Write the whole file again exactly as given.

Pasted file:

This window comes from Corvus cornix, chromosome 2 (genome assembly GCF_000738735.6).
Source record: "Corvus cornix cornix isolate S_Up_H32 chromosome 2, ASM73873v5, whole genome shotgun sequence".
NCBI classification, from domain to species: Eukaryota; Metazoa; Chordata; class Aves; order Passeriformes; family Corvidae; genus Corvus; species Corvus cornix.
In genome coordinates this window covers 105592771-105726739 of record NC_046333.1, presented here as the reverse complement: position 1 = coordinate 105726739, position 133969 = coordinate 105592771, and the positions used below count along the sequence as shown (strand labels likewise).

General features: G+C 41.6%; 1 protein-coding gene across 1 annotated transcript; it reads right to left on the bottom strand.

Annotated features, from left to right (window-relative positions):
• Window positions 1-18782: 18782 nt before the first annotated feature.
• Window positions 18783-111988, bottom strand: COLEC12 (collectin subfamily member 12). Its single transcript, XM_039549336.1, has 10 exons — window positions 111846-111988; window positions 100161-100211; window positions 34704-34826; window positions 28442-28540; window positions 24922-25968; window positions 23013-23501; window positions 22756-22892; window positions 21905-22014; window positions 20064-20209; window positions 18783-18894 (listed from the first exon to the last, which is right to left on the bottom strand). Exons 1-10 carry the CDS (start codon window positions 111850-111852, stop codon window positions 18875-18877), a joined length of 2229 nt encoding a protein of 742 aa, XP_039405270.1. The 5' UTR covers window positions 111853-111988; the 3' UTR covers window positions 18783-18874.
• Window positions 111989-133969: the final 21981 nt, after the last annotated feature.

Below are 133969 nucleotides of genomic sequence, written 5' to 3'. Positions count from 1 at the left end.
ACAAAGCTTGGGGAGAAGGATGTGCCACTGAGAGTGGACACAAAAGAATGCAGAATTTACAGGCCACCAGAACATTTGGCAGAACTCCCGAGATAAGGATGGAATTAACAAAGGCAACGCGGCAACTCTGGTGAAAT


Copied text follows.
This window comes from Corvus cornix, chromosome 2 (genome assembly GCF_000738735.6).
Source record: "Corvus cornix cornix isolate S_Up_H32 chromosome 2, ASM73873v5, whole genome shotgun sequence".
NCBI classification, from domain to species: Eukaryota; Metazoa; Chordata; class Aves; order Passeriformes; family Corvidae; genus Corvus; species Corvus cornix.
In genome coordinates this window covers 105592771-105726739 of record NC_046333.1, presented here as the reverse complement: position 1 = coordinate 105726739, position 133969 = coordinate 105592771, and the positions used below count along the sequence as shown (strand labels likewise).

General features: G+C 41.6%; 1 protein-coding gene across 1 annotated transcript; it reads right to left on the bottom strand.

Annotated features, from left to right (window-relative positions):
• Window positions 1-18782: 18782 nt before the first annotated feature.
• Window positions 18783-111988, bottom strand: COLEC12 (collectin subfamily member 12). Its single transcript, XM_039549336.1, has 10 exons — window positions 111846-111988; window positions 100161-100211; window positions 34704-34826; window positions 28442-28540; window positions 24922-25968; window positions 23013-23501; window positions 22756-22892; window positions 21905-22014; window positions 20064-20209; window positions 18783-18894 (listed from the first exon to the last, which is right to left on the bottom strand). Exons 1-10 carry the CDS (start codon window positions 111850-111852, stop codon window positions 18875-18877), a joined length of 2229 nt encoding a protein of 742 aa, XP_039405270.1. The 5' UTR covers window positions 111853-111988; the 3' UTR covers window positions 18783-18874.
• Window positions 111989-133969: the final 21981 nt, after the last annotated feature.

Below are 133969 nucleotides of genomic sequence, written 5' to 3'. Positions count from 1 at the left end.
ACAAAGCTTGGGGAGAAGGATGTGCCACTGAGAGTGGACACAAAAGAATGCAGAATTTACAGGCCACCAGAACATTTGGCAGAACTCCCGAGATAAGGATGGAATTAACAAAGGCAACGCGGCAACTCTGGTGAAAT